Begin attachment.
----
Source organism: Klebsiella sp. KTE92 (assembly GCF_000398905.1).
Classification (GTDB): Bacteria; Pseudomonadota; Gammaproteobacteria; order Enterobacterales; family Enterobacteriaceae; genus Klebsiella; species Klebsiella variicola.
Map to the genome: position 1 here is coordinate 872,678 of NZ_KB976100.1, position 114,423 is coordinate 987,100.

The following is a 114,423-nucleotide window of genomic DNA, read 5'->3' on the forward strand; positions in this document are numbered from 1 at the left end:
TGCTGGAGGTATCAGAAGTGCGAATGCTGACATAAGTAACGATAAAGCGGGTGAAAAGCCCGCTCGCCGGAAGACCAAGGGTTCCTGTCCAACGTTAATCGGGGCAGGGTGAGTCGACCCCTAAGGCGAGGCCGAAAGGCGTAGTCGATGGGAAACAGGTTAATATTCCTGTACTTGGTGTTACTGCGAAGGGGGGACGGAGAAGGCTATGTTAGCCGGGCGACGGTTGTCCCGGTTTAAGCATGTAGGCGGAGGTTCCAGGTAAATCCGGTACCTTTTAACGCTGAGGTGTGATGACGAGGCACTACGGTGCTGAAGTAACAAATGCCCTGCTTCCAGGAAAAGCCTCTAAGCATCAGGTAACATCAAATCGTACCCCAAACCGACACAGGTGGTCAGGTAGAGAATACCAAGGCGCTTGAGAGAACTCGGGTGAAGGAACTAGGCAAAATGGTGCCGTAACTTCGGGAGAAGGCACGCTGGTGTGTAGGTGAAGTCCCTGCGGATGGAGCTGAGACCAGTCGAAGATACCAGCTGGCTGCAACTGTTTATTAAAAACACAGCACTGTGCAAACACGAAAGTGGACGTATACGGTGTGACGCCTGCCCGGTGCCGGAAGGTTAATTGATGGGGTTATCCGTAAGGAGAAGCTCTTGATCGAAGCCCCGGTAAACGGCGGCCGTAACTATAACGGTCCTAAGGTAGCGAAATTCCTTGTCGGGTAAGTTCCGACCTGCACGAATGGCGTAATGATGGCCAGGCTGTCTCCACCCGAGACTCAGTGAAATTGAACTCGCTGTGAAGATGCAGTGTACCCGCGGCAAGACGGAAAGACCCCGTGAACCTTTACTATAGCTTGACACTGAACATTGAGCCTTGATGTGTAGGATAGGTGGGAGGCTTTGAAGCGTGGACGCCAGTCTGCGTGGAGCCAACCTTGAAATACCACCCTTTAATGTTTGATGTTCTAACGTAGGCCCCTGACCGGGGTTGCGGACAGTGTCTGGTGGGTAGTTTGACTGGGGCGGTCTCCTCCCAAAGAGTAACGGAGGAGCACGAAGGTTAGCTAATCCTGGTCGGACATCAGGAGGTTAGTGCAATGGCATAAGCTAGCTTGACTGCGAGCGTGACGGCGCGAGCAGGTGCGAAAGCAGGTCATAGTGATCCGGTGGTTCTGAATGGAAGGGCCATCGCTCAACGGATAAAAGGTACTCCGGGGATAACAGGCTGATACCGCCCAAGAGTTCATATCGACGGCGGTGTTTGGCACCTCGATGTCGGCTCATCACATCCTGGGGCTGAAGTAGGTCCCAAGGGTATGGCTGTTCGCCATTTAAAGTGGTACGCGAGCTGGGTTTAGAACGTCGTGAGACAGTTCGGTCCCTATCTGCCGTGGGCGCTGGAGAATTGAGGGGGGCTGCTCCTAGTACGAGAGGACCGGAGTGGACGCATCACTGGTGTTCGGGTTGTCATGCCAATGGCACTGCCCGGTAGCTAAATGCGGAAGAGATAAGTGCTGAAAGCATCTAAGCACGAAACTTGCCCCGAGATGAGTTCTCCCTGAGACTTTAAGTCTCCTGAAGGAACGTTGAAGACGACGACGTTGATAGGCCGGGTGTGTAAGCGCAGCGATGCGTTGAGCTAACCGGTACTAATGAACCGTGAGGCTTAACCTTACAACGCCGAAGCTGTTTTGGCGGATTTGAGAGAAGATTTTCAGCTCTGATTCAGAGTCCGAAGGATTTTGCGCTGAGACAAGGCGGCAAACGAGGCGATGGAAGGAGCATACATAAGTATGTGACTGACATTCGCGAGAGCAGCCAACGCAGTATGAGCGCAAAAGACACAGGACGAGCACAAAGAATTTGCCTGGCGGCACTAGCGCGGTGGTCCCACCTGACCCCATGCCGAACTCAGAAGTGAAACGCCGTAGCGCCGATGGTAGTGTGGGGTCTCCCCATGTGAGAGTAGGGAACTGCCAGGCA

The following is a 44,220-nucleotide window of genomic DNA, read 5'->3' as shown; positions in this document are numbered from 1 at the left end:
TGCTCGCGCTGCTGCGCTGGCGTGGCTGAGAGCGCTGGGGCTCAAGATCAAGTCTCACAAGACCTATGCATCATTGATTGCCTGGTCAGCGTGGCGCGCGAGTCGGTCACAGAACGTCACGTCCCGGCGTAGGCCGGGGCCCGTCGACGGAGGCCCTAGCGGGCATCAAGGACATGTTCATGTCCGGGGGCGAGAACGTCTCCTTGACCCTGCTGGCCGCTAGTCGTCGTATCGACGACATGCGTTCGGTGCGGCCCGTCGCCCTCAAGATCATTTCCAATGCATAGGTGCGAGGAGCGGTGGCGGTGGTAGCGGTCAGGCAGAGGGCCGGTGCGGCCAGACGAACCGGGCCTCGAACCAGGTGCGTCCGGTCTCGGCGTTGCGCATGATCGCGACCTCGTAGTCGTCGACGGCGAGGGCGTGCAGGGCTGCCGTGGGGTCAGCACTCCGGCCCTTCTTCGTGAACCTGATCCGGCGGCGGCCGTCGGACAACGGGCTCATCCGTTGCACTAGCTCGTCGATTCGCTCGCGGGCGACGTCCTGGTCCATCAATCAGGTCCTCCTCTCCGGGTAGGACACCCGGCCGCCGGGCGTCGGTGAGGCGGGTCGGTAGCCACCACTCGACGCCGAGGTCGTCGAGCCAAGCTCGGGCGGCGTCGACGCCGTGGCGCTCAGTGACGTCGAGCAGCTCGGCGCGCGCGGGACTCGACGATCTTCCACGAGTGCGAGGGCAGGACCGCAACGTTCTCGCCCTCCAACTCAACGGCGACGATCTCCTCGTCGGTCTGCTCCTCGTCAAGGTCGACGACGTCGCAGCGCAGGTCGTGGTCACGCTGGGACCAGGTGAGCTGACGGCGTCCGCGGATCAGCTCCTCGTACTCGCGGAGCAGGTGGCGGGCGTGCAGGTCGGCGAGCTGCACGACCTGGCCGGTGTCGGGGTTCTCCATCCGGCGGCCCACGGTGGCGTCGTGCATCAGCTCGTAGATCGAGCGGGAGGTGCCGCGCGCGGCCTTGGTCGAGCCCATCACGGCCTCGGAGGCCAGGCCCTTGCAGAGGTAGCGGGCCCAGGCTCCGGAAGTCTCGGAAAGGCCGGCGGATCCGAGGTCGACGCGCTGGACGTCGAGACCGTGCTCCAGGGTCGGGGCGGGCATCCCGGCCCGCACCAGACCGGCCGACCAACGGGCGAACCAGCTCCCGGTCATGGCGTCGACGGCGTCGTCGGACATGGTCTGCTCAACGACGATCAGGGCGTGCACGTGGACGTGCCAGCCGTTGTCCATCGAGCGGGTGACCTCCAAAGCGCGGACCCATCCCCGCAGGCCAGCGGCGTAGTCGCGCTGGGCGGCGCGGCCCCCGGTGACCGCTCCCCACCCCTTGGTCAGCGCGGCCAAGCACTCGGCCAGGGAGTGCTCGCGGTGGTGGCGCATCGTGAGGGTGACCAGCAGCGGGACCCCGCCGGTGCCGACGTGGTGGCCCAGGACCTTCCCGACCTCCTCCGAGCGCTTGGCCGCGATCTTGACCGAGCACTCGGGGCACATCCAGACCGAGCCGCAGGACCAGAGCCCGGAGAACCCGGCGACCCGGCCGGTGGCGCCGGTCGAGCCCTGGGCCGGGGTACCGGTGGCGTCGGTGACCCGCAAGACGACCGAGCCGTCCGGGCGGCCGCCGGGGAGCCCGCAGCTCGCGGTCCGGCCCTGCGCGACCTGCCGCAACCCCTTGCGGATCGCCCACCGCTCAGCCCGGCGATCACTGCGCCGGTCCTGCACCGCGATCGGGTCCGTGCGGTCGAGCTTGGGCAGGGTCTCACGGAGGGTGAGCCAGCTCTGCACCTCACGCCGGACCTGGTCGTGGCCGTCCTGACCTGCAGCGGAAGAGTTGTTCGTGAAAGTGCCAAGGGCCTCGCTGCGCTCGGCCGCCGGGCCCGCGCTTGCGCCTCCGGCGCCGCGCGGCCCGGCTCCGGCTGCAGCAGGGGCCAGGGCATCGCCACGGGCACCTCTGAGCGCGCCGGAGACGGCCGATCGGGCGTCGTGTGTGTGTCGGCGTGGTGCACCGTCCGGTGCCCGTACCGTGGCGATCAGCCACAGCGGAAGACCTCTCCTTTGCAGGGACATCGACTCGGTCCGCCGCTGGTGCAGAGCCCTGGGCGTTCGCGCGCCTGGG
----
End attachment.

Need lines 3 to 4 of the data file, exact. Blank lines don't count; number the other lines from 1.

Map to the genome: position 1 here is coordinate 872,678 of NZ_KB976100.1, position 114,423 is coordinate 987,100.

The following is a 114,423-nucleotide window of genomic DNA, read 5'->3' on the forward strand; positions in this document are numbered from 1 at the left end: